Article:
The Basics of Roullete

Roullete (French: “little wheel”) is a casino game in which bets are placed on a spinning wheel. A small ball is released in the opposite direction of the revolving wheel, and players make bets concerning which red or black numbered compartment the ball will come to rest in. The game emerged in the 18th century at the casino houses of Europe.

A roulette wheel consists of a solid disc slightly convex, around which are metal separators called frets or pockets, and on which croupiers place chips before each spin. Thirty-six of these compartments are painted alternately red and black, and numbered nonconsecutively from 1 to 36. There is also a green compartment numbered 0 on European-style wheels, and two additional green compartments numbered 00 on American roulette wheels.

Before the wheel is spun, a dealer clears the table of losing bets and pays the winners, then announces “no more bets!” This gives players a moment to decide whether they want to place a new bet before the ball is thrown. Generally speaking, players should start by placing outside bets, which offer lower odds than inside bets but higher payouts if successful.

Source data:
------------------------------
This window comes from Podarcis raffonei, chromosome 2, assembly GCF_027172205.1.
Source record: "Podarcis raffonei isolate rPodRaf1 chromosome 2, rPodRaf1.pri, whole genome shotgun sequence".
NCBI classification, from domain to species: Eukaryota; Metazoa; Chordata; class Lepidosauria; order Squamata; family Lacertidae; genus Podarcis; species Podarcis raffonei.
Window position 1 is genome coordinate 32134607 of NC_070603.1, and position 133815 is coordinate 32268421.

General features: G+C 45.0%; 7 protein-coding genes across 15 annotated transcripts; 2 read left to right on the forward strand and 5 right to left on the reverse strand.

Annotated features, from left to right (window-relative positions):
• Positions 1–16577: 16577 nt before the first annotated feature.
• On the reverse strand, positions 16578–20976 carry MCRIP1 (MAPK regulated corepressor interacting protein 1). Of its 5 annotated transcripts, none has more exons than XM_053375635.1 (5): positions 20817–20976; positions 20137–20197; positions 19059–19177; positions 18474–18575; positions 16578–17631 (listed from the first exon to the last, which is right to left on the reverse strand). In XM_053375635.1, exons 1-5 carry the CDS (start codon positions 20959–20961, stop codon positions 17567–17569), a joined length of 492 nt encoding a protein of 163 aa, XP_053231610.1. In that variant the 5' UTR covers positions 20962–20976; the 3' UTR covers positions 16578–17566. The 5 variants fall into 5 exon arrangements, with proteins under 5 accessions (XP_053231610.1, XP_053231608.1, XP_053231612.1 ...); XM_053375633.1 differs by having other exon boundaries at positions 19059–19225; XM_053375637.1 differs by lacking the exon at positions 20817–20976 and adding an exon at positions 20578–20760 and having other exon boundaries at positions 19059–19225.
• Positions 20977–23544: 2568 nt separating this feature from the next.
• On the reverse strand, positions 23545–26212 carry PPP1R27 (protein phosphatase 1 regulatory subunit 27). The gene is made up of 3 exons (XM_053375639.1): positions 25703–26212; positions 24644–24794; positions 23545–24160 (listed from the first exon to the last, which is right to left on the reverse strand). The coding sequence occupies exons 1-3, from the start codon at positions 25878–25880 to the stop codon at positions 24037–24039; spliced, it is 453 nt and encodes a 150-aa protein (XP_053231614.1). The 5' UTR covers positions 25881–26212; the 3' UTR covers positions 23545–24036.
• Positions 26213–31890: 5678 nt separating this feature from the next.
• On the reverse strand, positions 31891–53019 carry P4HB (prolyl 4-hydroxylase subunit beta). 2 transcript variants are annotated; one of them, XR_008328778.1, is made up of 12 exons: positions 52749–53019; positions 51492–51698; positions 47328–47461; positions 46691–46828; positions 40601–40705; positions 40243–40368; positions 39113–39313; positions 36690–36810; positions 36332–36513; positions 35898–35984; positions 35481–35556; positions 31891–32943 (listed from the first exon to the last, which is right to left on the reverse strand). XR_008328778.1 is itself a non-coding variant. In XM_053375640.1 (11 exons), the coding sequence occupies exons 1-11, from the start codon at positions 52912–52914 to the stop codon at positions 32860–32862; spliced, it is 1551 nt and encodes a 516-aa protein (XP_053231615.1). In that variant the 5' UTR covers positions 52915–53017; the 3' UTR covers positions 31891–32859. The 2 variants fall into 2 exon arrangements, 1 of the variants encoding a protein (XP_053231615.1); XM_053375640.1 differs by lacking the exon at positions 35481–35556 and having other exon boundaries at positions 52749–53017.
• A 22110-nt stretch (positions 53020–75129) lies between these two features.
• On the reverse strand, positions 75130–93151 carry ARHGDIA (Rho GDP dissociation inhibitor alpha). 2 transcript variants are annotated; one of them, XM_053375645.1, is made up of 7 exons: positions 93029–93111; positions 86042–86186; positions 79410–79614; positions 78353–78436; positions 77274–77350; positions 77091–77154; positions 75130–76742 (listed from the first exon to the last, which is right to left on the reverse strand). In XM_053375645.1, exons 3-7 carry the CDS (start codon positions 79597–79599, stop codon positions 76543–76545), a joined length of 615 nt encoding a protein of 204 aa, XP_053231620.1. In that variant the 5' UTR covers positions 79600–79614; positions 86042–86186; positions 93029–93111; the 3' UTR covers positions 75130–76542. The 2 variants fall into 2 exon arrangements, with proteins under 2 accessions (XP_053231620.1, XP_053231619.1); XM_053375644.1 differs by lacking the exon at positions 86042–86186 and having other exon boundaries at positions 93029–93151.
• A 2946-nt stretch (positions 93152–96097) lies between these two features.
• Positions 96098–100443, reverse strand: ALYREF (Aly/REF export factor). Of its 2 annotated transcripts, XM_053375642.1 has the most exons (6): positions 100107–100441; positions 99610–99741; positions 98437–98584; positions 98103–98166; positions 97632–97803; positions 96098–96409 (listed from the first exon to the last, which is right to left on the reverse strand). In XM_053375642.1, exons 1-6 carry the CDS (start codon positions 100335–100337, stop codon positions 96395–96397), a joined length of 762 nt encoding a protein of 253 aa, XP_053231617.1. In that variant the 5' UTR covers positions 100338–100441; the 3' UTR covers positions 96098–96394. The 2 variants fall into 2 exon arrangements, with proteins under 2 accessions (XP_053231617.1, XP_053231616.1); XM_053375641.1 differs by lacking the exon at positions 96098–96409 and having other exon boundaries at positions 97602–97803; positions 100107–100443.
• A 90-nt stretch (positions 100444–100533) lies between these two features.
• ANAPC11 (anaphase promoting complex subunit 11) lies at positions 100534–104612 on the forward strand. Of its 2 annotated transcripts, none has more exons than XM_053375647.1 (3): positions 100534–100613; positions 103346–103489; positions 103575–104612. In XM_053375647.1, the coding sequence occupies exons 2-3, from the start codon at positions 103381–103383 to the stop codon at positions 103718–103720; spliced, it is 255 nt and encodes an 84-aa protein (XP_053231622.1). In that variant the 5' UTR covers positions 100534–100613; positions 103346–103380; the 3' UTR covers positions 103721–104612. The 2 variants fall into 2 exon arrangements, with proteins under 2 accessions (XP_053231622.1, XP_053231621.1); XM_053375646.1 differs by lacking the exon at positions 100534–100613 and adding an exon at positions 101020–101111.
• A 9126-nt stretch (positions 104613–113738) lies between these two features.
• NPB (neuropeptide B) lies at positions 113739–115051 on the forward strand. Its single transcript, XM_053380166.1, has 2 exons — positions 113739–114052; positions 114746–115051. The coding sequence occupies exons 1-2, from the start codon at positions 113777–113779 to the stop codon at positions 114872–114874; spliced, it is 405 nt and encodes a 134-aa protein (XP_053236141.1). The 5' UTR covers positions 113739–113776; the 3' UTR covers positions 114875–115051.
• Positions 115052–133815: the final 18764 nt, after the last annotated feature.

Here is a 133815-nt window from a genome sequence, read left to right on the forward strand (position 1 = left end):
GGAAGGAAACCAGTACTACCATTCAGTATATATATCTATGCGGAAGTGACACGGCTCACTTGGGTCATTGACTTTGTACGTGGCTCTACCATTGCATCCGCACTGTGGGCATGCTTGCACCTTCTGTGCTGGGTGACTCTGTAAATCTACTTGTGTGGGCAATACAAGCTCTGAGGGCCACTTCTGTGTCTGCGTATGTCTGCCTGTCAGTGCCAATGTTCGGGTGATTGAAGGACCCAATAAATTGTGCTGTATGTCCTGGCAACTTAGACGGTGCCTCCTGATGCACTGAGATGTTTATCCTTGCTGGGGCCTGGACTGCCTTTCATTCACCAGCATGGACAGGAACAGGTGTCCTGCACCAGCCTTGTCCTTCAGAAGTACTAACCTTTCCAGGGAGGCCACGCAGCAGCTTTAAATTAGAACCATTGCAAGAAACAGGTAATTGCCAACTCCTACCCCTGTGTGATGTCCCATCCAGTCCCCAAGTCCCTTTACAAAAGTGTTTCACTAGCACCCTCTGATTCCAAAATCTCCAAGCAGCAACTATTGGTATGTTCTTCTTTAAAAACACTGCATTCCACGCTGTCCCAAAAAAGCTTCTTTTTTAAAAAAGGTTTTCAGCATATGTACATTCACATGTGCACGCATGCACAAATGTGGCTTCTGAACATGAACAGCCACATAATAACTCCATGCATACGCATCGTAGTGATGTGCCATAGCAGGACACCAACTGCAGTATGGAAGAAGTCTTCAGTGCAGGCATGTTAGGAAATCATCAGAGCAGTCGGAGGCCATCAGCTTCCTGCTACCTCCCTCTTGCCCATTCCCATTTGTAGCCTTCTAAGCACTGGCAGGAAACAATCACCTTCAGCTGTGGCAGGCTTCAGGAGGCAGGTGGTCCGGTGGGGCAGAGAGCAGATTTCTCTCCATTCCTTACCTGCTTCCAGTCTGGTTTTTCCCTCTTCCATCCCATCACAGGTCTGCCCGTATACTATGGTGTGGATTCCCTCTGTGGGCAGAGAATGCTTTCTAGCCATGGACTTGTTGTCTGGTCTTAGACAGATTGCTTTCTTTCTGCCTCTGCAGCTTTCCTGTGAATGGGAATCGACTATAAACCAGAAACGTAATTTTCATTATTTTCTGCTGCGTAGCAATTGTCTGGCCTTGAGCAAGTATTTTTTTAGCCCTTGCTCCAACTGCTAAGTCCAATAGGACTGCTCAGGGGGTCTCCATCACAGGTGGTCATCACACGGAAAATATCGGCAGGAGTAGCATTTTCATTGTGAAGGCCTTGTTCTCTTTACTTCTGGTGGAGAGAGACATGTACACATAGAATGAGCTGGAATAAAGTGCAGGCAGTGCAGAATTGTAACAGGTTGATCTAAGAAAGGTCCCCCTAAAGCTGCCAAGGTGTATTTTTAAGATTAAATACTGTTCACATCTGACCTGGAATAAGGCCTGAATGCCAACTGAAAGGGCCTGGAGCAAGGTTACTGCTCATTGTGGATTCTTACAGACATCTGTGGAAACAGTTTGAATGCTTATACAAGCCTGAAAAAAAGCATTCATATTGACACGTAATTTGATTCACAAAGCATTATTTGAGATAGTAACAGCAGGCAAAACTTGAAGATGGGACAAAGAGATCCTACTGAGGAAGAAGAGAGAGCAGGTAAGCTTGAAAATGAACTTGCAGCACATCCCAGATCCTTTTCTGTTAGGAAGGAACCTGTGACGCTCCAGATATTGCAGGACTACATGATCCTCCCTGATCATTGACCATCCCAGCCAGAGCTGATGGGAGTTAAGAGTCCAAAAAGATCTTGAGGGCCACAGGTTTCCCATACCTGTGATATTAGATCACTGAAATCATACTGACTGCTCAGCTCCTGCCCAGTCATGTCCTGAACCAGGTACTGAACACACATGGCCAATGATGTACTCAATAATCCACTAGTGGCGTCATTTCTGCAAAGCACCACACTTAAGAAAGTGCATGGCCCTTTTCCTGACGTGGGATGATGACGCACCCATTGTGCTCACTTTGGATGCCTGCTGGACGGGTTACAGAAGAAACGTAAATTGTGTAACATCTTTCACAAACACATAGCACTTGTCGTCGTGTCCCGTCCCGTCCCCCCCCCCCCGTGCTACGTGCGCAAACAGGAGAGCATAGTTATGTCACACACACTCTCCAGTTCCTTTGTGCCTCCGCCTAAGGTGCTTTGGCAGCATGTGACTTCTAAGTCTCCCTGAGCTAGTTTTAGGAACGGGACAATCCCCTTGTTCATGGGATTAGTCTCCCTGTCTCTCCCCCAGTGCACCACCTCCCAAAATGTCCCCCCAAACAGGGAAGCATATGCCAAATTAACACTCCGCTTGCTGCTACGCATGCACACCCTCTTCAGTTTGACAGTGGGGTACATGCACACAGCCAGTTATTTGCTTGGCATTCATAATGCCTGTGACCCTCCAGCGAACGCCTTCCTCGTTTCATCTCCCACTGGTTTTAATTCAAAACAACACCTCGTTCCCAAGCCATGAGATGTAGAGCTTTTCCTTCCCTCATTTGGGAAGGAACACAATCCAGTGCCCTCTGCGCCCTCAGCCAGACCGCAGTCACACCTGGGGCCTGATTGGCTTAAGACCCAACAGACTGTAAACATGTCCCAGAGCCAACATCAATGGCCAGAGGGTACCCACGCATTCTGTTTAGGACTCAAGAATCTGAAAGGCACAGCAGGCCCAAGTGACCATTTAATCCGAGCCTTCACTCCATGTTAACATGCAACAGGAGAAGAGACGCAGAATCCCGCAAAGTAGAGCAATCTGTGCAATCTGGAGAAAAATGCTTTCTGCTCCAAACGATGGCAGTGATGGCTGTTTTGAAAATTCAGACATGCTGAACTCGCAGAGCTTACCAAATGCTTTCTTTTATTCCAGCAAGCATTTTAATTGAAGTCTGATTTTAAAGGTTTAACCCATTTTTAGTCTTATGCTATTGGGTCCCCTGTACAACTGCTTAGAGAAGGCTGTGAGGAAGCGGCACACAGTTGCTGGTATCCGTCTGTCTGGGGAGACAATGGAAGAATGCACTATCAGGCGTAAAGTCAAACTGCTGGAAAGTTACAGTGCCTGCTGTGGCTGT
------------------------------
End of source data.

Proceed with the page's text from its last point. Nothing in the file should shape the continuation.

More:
Many systems have been developed for playing roulette, some easy and some complicated. However, as with any gambling game, a player must understand that it is primarily a game of chance and that there are no guaranteed systems for beating the maths. A quick Google search will return millions of roulette betting systems – some of them easy to use, others not so much. The best advice is to learn about the game, play it for fun, and walk away if you are not winning.